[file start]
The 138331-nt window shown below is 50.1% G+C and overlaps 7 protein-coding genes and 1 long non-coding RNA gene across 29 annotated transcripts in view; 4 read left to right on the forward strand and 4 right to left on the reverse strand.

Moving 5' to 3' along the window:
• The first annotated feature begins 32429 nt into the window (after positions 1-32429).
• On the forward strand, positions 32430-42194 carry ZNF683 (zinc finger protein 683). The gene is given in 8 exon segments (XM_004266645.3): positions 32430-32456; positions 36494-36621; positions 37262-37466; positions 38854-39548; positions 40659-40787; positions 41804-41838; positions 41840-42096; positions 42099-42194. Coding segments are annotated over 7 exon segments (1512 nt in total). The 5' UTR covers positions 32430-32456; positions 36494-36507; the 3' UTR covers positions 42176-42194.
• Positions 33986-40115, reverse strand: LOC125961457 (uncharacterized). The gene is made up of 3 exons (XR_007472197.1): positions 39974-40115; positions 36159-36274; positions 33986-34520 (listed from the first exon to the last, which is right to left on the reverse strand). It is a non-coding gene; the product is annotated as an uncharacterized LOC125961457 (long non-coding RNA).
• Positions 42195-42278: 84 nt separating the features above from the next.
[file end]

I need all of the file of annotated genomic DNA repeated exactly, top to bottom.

The 138331-nt window shown below is 50.1% G+C and overlaps 7 protein-coding genes and 1 long non-coding RNA gene across 29 annotated transcripts in view; 4 read left to right on the forward strand and 4 right to left on the reverse strand.

Moving 5' to 3' along the window:
• The first annotated feature begins 32429 nt into the window (after positions 1-32429).
• On the forward strand, positions 32430-42194 carry ZNF683 (zinc finger protein 683). The gene is given in 8 exon segments (XM_004266645.3): positions 32430-32456; positions 36494-36621; positions 37262-37466; positions 38854-39548; positions 40659-40787; positions 41804-41838; positions 41840-42096; positions 42099-42194. Coding segments are annotated over 7 exon segments (1512 nt in total). The 5' UTR covers positions 32430-32456; positions 36494-36507; the 3' UTR covers positions 42176-42194.
• Positions 33986-40115, reverse strand: LOC125961457 (uncharacterized). The gene is made up of 3 exons (XR_007472197.1): positions 39974-40115; positions 36159-36274; positions 33986-34520 (listed from the first exon to the last, which is right to left on the reverse strand). It is a non-coding gene; the product is annotated as an uncharacterized LOC125961457 (long non-coding RNA).
• Positions 42195-42278: 84 nt separating the features above from the next.